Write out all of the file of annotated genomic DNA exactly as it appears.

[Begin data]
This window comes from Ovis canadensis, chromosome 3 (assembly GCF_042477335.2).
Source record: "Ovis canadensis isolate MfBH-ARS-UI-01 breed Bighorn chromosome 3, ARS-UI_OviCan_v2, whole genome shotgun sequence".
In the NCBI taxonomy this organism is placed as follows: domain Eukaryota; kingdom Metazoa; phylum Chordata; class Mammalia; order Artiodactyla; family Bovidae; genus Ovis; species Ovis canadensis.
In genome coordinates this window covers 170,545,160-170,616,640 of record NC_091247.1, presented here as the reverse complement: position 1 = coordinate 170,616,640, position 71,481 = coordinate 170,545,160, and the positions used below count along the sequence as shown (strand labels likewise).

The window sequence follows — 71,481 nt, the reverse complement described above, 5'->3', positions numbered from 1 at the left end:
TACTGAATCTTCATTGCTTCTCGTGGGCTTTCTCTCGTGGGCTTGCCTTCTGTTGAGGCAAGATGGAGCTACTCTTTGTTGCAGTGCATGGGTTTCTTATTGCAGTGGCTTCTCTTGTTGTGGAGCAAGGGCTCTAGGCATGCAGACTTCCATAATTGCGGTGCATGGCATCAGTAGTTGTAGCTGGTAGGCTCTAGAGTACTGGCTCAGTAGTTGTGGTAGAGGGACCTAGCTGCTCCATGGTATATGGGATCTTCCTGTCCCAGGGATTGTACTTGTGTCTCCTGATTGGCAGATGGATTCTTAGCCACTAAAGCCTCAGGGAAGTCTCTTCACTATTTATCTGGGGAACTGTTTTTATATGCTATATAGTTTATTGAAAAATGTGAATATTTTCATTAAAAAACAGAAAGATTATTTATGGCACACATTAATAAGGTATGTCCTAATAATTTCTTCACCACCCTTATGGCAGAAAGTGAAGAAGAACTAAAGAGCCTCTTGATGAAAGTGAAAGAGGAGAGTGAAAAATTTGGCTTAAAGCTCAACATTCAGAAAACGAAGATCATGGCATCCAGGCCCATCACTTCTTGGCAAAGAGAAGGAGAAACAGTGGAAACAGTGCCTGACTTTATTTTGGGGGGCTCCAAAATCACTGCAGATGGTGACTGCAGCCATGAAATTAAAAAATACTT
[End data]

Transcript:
This window comes from Ovis canadensis, chromosome 3 (assembly GCF_042477335.2).
Source record: "Ovis canadensis isolate MfBH-ARS-UI-01 breed Bighorn chromosome 3, ARS-UI_OviCan_v2, whole genome shotgun sequence".
In the NCBI taxonomy this organism is placed as follows: domain Eukaryota; kingdom Metazoa; phylum Chordata; class Mammalia; order Artiodactyla; family Bovidae; genus Ovis; species Ovis canadensis.
In genome coordinates this window covers 170,545,160-170,616,640 of record NC_091247.1, presented here as the reverse complement: position 1 = coordinate 170,616,640, position 71,481 = coordinate 170,545,160, and the positions used below count along the sequence as shown (strand labels likewise).

The window sequence follows — 71,481 nt, the reverse complement described above, 5'->3', positions numbered from 1 at the left end:
TACTGAATCTTCATTGCTTCTCGTGGGCTTTCTCTCGTGGGCTTGCCTTCTGTTGAGGCAAGATGGAGCTACTCTTTGTTGCAGTGCATGGGTTTCTTATTGCAGTGGCTTCTCTTGTTGTGGAGCAAGGGCTCTAGGCATGCAGACTTCCATAATTGCGGTGCATGGCATCAGTAGTTGTAGCTGGTAGGCTCTAGAGTACTGGCTCAGTAGTTGTGGTAGAGGGACCTAGCTGCTCCATGGTATATGGGATCTTCCTGTCCCAGGGATTGTACTTGTGTCTCCTGATTGGCAGATGGATTCTTAGCCACTAAAGCCTCAGGGAAGTCTCTTCACTATTTATCTGGGGAACTGTTTTTATATGCTATATAGTTTATTGAAAAATGTGAATATTTTCATTAAAAAACAGAAAGATTATTTATGGCACACATTAATAAGGTATGTCCTAATAATTTCTTCACCACCCTTATGGCAGAAAGTGAAGAAGAACTAAAGAGCCTCTTGATGAAAGTGAAAGAGGAGAGTGAAAAATTTGGCTTAAAGCTCAACATTCAGAAAACGAAGATCATGGCATCCAGGCCCATCACTTCTTGGCAAAGAGAAGGAGAAACAGTGGAAACAGTGCCTGACTTTATTTTGGGGGGCTCCAAAATCACTGCAGATGGTGACTGCAGCCATGAAATTAAAAAATACTT